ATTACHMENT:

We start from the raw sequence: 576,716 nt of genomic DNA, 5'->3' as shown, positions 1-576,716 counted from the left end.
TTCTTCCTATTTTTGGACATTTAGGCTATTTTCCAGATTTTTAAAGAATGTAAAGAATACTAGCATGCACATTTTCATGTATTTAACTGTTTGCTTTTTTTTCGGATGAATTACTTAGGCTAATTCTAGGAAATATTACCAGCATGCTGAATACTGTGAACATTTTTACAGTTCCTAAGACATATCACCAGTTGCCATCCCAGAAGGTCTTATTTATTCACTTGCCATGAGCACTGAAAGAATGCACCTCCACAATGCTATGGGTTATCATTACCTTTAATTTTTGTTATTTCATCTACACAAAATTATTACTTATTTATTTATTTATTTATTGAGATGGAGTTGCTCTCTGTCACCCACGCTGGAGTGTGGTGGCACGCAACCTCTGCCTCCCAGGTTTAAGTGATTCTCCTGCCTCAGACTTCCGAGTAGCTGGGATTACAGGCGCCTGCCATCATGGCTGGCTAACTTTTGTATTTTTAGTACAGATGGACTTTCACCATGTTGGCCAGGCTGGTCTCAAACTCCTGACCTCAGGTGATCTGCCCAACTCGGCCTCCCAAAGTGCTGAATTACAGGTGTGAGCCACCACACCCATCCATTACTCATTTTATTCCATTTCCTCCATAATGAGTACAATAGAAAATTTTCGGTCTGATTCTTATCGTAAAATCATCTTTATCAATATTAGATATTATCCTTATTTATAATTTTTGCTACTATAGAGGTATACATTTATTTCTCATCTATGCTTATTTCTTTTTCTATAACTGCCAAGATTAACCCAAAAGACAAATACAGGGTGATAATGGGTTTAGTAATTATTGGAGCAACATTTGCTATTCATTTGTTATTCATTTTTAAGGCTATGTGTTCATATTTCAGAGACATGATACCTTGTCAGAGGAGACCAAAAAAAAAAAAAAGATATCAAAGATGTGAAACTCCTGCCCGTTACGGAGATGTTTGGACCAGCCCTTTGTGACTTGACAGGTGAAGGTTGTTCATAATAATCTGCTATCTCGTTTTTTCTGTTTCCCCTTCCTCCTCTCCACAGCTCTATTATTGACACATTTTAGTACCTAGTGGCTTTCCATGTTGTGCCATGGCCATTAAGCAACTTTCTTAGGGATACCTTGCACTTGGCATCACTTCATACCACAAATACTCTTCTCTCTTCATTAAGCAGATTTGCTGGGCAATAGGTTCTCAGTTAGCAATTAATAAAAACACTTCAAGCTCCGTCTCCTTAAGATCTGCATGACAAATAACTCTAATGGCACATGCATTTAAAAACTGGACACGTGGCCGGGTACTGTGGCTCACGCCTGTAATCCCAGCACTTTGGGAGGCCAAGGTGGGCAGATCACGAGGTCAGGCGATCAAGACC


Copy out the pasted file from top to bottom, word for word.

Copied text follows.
We start from the raw sequence: 576,716 nt of genomic DNA, 5'->3' as shown, positions 1-576,716 counted from the left end.
TTCTTCCTATTTTTGGACATTTAGGCTATTTTCCAGATTTTTAAAGAATGTAAAGAATACTAGCATGCACATTTTCATGTATTTAACTGTTTGCTTTTTTTTCGGATGAATTACTTAGGCTAATTCTAGGAAATATTACCAGCATGCTGAATACTGTGAACATTTTTACAGTTCCTAAGACATATCACCAGTTGCCATCCCAGAAGGTCTTATTTATTCACTTGCCATGAGCACTGAAAGAATGCACCTCCACAATGCTATGGGTTATCATTACCTTTAATTTTTGTTATTTCATCTACACAAAATTATTACTTATTTATTTATTTATTTATTGAGATGGAGTTGCTCTCTGTCACCCACGCTGGAGTGTGGTGGCACGCAACCTCTGCCTCCCAGGTTTAAGTGATTCTCCTGCCTCAGACTTCCGAGTAGCTGGGATTACAGGCGCCTGCCATCATGGCTGGCTAACTTTTGTATTTTTAGTACAGATGGACTTTCACCATGTTGGCCAGGCTGGTCTCAAACTCCTGACCTCAGGTGATCTGCCCAACTCGGCCTCCCAAAGTGCTGAATTACAGGTGTGAGCCACCACACCCATCCATTACTCATTTTATTCCATTTCCTCCATAATGAGTACAATAGAAAATTTTCGGTCTGATTCTTATCGTAAAATCATCTTTATCAATATTAGATATTATCCTTATTTATAATTTTTGCTACTATAGAGGTATACATTTATTTCTCATCTATGCTTATTTCTTTTTCTATAACTGCCAAGATTAACCCAAAAGACAAATACAGGGTGATAATGGGTTTAGTAATTATTGGAGCAACATTTGCTATTCATTTGTTATTCATTTTTAAGGCTATGTGTTCATATTTCAGAGACATGATACCTTGTCAGAGGAGACCAAAAAAAAAAAAAAGATATCAAAGATGTGAAACTCCTGCCCGTTACGGAGATGTTTGGACCAGCCCTTTGTGACTTGACAGGTGAAGGTTGTTCATAATAATCTGCTATCTCGTTTTTTCTGTTTCCCCTTCCTCCTCTCCACAGCTCTATTATTGACACATTTTAGTACCTAGTGGCTTTCCATGTTGTGCCATGGCCATTAAGCAACTTTCTTAGGGATACCTTGCACTTGGCATCACTTCATACCACAAATACTCTTCTCTCTTCATTAAGCAGATTTGCTGGGCAATAGGTTCTCAGTTAGCAATTAATAAAAACACTTCAAGCTCCGTCTCCTTAAGATCTGCATGACAAATAACTCTAATGGCACATGCATTTAAAAACTGGACACGTGGCCGGGTACTGTGGCTCACGCCTGTAATCCCAGCACTTTGGGAGGCCAAGGTGGGCAGATCACGAGGTCAGGCGATCAAGACC